People who do not know Hadoop think it’s a big data technology the same way SQL Server is a technology.
But Hadoop is more of an ecosystem of different modules interacting together. This is its major strength and also the source of its major weakness, i.e. its lack of strong cohesion.
In this blog post, I’ll give an overview of that ecosystem. If you’re new to Hadoop, this could be an easy introduction. If you are steep in some Hadoop technology, this post could give you the opportunity to look around the ecosystem for things you aren’t specialized in.
Hadoop is an open-source Apache project. It regroups a bunch of different modules being themselves open-source project.
In order to use Hadoop, you need to download quite a few of those projects, make sure their versions are compatible and assemble them.
HDInsight is a Windows based Hadoop distribution developed by Hortonworks & Microsoft.
Azure HDInsight is a managed Service on Azure. It allows you to create a fully managed Hadoop cluster in Azure. It is using HDInsight for the Windows implementation but it also supports a Linux implementation.
As mentioned above, Microsoft supports Cloudera & Hortonworks in Virtual Machines, that is, if you install them in Azure VMs. But Azure HDInsight is more than that. It is a managed service, i.e. you do not need to worry about the VMs, they are managed for you. Also, you can scale out your cluster in a few mouse clicks, which is quite convenient.
On top of being a managed service, Azure HDInsight is build to have external storage (i.e. blob storage & SQL Azure) in order to make it possible to create clusters temporarily but keep the state between activation. This creates a very compelling economical model for the service.
Hadoop Distributed File System (HDFS) is a distributed file system. It is built to make sure data is local to the machine processing it.
Azure HDInsight substitutes HDFS for Windows Azure Blob Storage (WASB). This makes sense since WASB is already a distributed / scalable / highly available file system but also it mostly mitigates a shortcoming of HDFS.
HDFS requires Hadoop to be running to be accessible but it also requires the cluster to store the data. This means Hadoop clusters must stay up or at least have their VMs in store for the data to exist.
WASB enables economic scenarios where the data is externalized from Hadoop and therefore clusters can be brought up and down always using the same data.
Basic paradigm for distributed computing in Hadoop, Map Reduce consists in splitting a problem’s data into chunk, processing those chunk on different computing units (the mapping phase) and assembling the results (reduce phase).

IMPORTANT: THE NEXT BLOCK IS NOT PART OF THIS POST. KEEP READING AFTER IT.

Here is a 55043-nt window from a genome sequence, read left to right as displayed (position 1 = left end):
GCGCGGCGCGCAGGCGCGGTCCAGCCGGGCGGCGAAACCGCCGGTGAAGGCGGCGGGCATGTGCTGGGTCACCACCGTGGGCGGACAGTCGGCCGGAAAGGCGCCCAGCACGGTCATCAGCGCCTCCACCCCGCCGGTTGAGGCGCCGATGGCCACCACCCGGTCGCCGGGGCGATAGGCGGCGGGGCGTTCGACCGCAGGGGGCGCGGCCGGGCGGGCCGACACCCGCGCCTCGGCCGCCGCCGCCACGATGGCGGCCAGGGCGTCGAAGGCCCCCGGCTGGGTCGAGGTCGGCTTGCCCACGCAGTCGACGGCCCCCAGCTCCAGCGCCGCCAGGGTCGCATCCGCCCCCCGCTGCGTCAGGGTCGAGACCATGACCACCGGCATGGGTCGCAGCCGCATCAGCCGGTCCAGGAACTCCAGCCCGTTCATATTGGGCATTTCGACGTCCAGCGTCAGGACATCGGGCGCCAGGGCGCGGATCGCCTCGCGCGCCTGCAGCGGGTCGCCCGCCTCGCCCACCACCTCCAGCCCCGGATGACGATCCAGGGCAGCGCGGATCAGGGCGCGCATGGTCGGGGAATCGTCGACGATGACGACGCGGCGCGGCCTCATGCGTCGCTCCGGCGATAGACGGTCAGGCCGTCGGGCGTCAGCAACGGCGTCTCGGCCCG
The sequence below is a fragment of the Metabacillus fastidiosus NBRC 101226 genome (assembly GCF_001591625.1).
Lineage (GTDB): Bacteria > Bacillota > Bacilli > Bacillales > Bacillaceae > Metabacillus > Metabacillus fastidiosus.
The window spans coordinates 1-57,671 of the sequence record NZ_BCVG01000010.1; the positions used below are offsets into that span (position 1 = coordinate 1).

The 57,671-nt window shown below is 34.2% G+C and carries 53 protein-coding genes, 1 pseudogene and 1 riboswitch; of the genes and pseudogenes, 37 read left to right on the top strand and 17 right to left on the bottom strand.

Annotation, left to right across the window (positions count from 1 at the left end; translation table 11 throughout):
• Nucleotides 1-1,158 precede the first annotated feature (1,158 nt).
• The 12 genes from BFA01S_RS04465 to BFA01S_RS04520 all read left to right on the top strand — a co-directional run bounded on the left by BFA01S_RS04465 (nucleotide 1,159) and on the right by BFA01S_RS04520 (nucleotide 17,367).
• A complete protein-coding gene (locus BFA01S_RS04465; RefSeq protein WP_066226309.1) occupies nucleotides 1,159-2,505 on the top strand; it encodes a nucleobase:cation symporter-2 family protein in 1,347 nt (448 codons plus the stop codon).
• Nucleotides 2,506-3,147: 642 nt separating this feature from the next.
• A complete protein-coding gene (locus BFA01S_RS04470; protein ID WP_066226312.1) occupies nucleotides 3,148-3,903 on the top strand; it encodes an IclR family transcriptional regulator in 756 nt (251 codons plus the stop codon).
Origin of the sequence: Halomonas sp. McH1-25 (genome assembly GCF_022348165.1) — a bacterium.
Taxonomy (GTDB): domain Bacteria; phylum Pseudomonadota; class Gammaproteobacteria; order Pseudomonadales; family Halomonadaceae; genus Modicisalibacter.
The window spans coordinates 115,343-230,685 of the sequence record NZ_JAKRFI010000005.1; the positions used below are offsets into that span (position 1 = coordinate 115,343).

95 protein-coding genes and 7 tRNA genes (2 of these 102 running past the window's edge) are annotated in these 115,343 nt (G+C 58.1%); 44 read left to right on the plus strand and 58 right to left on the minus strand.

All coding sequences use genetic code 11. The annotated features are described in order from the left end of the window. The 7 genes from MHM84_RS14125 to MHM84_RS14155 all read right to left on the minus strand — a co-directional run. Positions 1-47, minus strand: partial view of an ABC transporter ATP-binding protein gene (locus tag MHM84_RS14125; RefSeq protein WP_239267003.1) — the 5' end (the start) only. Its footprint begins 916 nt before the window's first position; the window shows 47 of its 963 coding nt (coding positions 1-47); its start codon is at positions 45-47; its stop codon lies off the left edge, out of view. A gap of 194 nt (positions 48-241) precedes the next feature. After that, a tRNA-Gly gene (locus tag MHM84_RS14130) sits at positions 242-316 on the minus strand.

Map Reduce are written in Java (packaged in jar files) and scheduled as jobs in Hadoop.
Most of Hadoop projects are higher level abstraction leveraging Map Reduce without the complexity of writing the detailed implementation in Java. For instance, Hive exposes HiveQL as a language to query data in Hadoop.
Azure Batch borrows a lot of concepts from Map Reduce.
Yet Another Resource Negotiator (YARN) addresses the original Hadoop scheduling manager shortcomings. The Map Reduce 2.0 is built on top of YARN.
The original Job Tracker had scalability issues on top of single point of failure.
Apache Tez is an application framework allowing complex directed-acyclic-graph of tasks to processing data. It is built on top of YARN and is a substitute to Map Reduce in some scenarios.
It tends to generate less jobs than Map Reduce and is hence more efficient.
Apache Hive is a data warehouse enabling queries and management over large datasets.
As mentioned earlier, it is an abstraction on top of Hadoop lower level components (HDFS, Map Reduce & Tez).
In some scenarios HBase performs blazing fast on queries through massive data sets.
Apache Mahout is a platform to run scalable Machine Learning algorithms leveraging Hadoop distributed computing.
It has quite an overlap with Azure ML.
An high-level scripting language (Pig Latin) and a run-time environment, Apache Pig is another abstraction on top of map reduce.
Where Hive took a declarative approach with HiveQL, Pig takes a procedural approach. A Pig Latin program is actually quite similar to a SQL Server Integration Services (SSIS) package, defining different steps for manipulating data.
Hive & Pig overlap. You would choose Pig in scenarios where you are importing and transforming data and you would like to be able to see the intermediate steps (much like an SSIS package).
Apache Sqoop is Hadoop data movement involving booth relational and non-relational data sources.
It has functionalities very similar to Azure Data Factory.
Apache Spark is actually complementary to Hadoop. In Azure it is packaged as an HDInsight variant.
In many ways Spark is a modern take on Hadoop and typically is faster, up to 100 times faster on some bench marks.
Spark leverages a directed acyclic graph execution engine (a bit like Tez) and leverages in-memory operation aggressively.
On top of its speed, the most compelling aspect of Spark is its consistency. It is one framework to address scenarios of distributed computing, queries over massive data sets, Complex Event Processing (CEP) and streaming.
There are way more Hadoop modules / projects! I just talked about those I know.
You can find a more complete list over here.
Hadoop is a very rich ecosystem. Its diversity can sometimes see as its weakness as each project, while leveraging common low-level components such as HDFS & YARN, are their own little world with different paradigms.
Nevertheless, it is one of the most popular big data platform on the market.